***Hi all! I’ve been working on a new more interactive experience for the both of my blogs and I hope you will all enjoy it! I have added a new addition to the tabs up above called ‘For The Readers Who Want To Write!’. For those of you who want to write because you have something to say, but don’t want to go through the loop of creating your own blog and\or website just to post one thing, you may post it there! Same goes for my other blog! Click on the tab for more information and have a Merry Christmas!***
“I’d like to congratulate you on one hell of a year,” Will said. “You’ve done such a great job and you’ve really proven yourself here.”
I grinned, leg over leg and proud. “Well I’ve had the best mentor in town.”
“Indeed you did,” Will joked. “In all seriousness I feel quite obligated to be the one asking you this…” uh-oh, here comes the pooper; the downer; the butt of buts.
“Whether or not you’d like to work for David and Goliath full time.”
I blinked and huffed. “You…you, want me to work here?”
“We—” an emphasis on the ‘we’ “—want you to work here. We feel that you are an asset to this company and would, and have, in fact, fit largely into this company.”
“Wow,” I breathed. I’ve been thinking so much about finding work in New York that I hadn’t even considered I’d be offered a job here. What if this was truly where I was meant to be?
“You can sleep on it if you want?” Will suggested. “No rush.”
I didn’t need time to think; this was a no brainer. “I’m extremely flattered and honoured to be offered such a position here, and I really think it would take me places in this industry, but I’m already set on New York. I’ve done interview rounds and I’m feeling really good about a few places. I think I’ve found my calling in a different city.” I shrugged, “My heart’s set.”
Will sighed, smiling. “I figured you would say something like that. Which is why the next bit of news would probably be even better for you.” I braced myself, wiggling around in the leather chair until I found my fit. “I got a couple of calls about you from my friends in New York. They’re going to offer you a job.”
I lifted my brows in disbelief. “Two companies?”
Will nodded. “Two. They’ll be sending an email sometime this week; I hope you’ll know which one to choose.”
I was desperate for one, now I have two! “What are they?”
“Lips are sealed.”
I slouched. “Aww, come on.”
Will shook his head. “I’ll tell you one thing though, two great companies. It’ll be a hard choice. But I should leave it up to them to break the news to you.”
I stood and shook Will’s hand. “Thank you for everything. You’ve been unbelievably great to me.”
“You’ve been wonderful too.”
I wanted to give Will a full-fledged hug but I’ve been maintaining a professional attitude for so long that I didn’t want to break the flow. Even though we got off on an interesting start, meeting up at a club and, well, the rest is history, I felt that I wanted and needed to prove myself. And I did. This was one of the few moments I was actually proud of myself, and I thought of the one person I really wanted to celebrate this with.
“Merry Christmas and happy new year, Will.”
We had a Christmas party later that night. My first at a job besides bartending. James took up a spot in the room, a podium set up, and gave everyone a congratulatory speech.
“It has been one hell of a year,” he said, “we’ve made great friends, built great workers, closed some great deals, and I wish you all the very best, for next year,” he lifted his champagne, and everyone followed suit. “Merry Christmas and have a happy new year everyone!”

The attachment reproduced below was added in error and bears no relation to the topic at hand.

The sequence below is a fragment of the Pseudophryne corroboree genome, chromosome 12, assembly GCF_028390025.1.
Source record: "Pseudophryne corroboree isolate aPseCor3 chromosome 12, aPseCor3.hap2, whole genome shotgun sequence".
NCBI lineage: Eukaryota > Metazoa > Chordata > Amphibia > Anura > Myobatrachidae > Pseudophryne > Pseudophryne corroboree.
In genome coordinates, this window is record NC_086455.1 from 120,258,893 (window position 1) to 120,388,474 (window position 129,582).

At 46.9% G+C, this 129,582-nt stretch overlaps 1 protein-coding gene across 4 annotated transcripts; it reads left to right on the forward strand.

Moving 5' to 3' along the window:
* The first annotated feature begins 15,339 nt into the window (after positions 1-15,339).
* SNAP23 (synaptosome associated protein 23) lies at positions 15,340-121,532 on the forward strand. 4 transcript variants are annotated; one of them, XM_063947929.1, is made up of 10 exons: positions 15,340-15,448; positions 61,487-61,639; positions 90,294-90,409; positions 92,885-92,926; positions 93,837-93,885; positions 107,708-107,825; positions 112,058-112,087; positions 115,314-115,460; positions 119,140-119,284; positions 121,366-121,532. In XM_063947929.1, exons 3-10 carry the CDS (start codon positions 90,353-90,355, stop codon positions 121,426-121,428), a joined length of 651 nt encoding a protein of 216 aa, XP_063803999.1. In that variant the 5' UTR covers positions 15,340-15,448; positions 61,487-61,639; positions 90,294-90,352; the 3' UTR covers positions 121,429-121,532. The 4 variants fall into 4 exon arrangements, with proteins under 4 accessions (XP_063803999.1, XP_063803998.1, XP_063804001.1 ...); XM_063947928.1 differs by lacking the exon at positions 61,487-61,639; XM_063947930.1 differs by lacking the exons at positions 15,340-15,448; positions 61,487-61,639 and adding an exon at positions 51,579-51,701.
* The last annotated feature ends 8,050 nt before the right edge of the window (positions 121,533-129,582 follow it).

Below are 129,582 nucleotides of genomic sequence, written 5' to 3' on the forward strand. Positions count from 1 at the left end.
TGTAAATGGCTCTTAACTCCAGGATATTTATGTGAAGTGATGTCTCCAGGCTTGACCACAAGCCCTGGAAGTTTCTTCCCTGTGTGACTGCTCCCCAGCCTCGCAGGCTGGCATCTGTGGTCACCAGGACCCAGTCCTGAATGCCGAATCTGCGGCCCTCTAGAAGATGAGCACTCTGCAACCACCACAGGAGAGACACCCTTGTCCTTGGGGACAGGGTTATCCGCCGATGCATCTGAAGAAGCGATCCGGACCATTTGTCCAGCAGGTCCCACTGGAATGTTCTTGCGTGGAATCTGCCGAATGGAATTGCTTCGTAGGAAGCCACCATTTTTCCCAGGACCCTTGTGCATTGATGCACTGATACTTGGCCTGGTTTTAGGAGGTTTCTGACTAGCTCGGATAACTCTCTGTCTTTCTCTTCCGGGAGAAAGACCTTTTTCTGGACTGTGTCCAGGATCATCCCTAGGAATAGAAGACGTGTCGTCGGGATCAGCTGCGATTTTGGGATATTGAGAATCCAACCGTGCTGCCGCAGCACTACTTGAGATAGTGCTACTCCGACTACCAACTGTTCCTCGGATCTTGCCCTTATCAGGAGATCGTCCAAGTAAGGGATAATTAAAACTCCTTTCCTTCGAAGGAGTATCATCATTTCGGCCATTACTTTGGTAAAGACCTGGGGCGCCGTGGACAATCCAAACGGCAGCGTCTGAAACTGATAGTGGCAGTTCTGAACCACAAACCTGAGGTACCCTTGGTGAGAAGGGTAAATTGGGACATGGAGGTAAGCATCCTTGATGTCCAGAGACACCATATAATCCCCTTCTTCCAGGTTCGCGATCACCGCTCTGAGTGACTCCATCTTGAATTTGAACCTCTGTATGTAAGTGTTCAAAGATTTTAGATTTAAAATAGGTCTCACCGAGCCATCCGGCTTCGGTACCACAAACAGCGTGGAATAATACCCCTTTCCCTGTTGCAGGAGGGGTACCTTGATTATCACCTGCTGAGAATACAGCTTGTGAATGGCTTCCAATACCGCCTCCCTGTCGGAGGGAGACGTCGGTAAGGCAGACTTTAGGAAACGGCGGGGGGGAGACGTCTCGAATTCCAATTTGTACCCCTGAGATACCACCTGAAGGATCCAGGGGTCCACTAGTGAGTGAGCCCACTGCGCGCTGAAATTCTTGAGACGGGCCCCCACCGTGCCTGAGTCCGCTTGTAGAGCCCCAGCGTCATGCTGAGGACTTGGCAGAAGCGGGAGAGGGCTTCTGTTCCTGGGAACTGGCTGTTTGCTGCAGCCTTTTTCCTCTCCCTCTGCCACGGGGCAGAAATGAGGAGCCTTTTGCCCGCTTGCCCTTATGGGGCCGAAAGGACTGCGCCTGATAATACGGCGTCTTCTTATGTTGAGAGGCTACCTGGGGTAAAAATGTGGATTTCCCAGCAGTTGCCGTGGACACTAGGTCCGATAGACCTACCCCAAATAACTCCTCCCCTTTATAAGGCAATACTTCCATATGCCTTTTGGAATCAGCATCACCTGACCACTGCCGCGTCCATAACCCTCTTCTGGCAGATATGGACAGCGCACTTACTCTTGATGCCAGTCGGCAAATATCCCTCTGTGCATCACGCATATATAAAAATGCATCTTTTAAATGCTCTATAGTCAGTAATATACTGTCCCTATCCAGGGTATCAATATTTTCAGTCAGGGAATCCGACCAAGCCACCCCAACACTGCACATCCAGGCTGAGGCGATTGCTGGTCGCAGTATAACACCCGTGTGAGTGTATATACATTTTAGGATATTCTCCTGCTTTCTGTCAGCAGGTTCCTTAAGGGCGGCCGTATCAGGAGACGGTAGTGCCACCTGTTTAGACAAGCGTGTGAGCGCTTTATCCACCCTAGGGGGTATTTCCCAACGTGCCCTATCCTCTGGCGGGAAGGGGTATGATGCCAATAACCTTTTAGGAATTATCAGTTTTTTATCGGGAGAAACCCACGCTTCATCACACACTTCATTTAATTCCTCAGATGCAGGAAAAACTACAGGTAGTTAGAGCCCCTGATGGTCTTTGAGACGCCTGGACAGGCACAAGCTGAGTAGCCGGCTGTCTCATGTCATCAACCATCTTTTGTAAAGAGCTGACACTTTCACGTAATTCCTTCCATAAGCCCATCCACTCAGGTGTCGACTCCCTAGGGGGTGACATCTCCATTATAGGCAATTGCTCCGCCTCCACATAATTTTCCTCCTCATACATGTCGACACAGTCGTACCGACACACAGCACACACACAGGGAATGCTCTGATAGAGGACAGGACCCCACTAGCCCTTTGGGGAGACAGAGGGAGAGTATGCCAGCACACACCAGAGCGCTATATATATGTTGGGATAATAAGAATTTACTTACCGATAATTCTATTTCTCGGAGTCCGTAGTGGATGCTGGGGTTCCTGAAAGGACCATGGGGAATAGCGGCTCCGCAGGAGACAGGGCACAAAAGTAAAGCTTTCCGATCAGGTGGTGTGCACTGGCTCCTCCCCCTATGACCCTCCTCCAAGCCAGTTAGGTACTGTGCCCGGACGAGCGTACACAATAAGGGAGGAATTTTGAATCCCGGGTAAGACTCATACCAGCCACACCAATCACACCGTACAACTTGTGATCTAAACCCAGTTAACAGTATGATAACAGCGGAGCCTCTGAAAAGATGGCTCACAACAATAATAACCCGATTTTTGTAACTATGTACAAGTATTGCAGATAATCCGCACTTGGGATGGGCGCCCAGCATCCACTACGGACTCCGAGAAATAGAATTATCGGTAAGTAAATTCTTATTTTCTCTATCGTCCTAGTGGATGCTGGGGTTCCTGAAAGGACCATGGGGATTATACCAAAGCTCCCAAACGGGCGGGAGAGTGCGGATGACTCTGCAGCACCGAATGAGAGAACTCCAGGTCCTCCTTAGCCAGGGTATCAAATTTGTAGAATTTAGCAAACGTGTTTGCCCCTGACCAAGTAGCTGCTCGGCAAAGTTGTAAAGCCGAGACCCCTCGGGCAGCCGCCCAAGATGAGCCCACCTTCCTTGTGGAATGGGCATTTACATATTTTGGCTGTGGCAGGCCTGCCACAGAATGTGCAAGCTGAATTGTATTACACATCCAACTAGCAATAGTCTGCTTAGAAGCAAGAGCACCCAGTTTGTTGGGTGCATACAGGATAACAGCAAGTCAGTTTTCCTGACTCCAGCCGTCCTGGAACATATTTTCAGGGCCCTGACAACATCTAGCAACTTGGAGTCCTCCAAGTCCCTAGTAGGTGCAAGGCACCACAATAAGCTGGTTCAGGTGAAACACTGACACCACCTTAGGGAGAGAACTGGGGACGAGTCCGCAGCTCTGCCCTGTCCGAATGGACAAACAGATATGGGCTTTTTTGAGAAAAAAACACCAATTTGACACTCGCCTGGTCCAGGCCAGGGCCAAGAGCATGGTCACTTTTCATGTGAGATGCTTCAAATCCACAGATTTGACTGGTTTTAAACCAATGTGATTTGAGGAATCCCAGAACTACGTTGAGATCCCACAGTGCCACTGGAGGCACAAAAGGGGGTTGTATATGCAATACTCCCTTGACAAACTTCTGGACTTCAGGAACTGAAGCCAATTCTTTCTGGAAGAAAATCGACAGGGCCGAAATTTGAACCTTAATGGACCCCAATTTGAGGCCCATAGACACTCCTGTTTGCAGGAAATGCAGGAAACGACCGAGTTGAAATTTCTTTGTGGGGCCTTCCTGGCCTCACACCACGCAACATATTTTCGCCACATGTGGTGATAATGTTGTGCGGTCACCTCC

Everyone slung the phrase around at different times in response, it sounded like thousands of musically impotent people trying to harmonise. When all was said and done, and we returned to partying with the music turned up, I visited Cata and Wata. I secretly called them that because I knew they’d stare at me so strangely.
“Anna!” Catalina threw her arms around me. When she pulled back I saw tears forming, not yet spilling. “I’m so going to miss you.”
“Yeah,” Noboru said, going in for a hug as well, “me too.”
Ugh, they both smelled so good. They suited each other too. “We’re still going to stay in touch. I’m not dying.” I laughed nervously.
They looked bewildered in their silent moment. I cleared my throat to hinder my nervous laugh.
“Either way,” Catalina said, “a Facebook status post? You never use Facebook. I wish I knew sooner.”
I shrugged. It was true. I had Facebook on my cell, and my computer, and access anywhere I wanted; but I was not into Facebook as much as some other people I know. I just never understood the purpose besides having people there for ‘just in case’ reasons. It was too socially inept for me. I know of a girl that has a thousand friends! What did she do, hit the anti-social lottery? However, it was the only way I could tell everyone I knew (and everyone I knew-ish) that I was moving to New York.
The night was beginning to dip, and I still wanted to visit Mark and have our own little celebration, so I left the party early. As I rode the elevator, I began to think of all the friends I made along the way in California; about the memories, about my mentors and bosses. I didn’t want to leave a single soul out, and luckily the party was on one of the top floors. So I thought long and hard; was there anyone else I forgot?
When I hit bottom, I finally felt content that I didn’t leave anyone out to say goodbye to. But when the doors opened, revealing the one person I thought I’d never see again, my voice caught in my throat and I froze.
“You think you’re going to leave without saying goodbye to me?” he asked.
He slipped in just before the doors closed, picking a level up high, and pressed the emergency stop button mid-way. It clearly doesn’t matter if I’m a good girl or a bad girl, in the end Santa still has it in for me.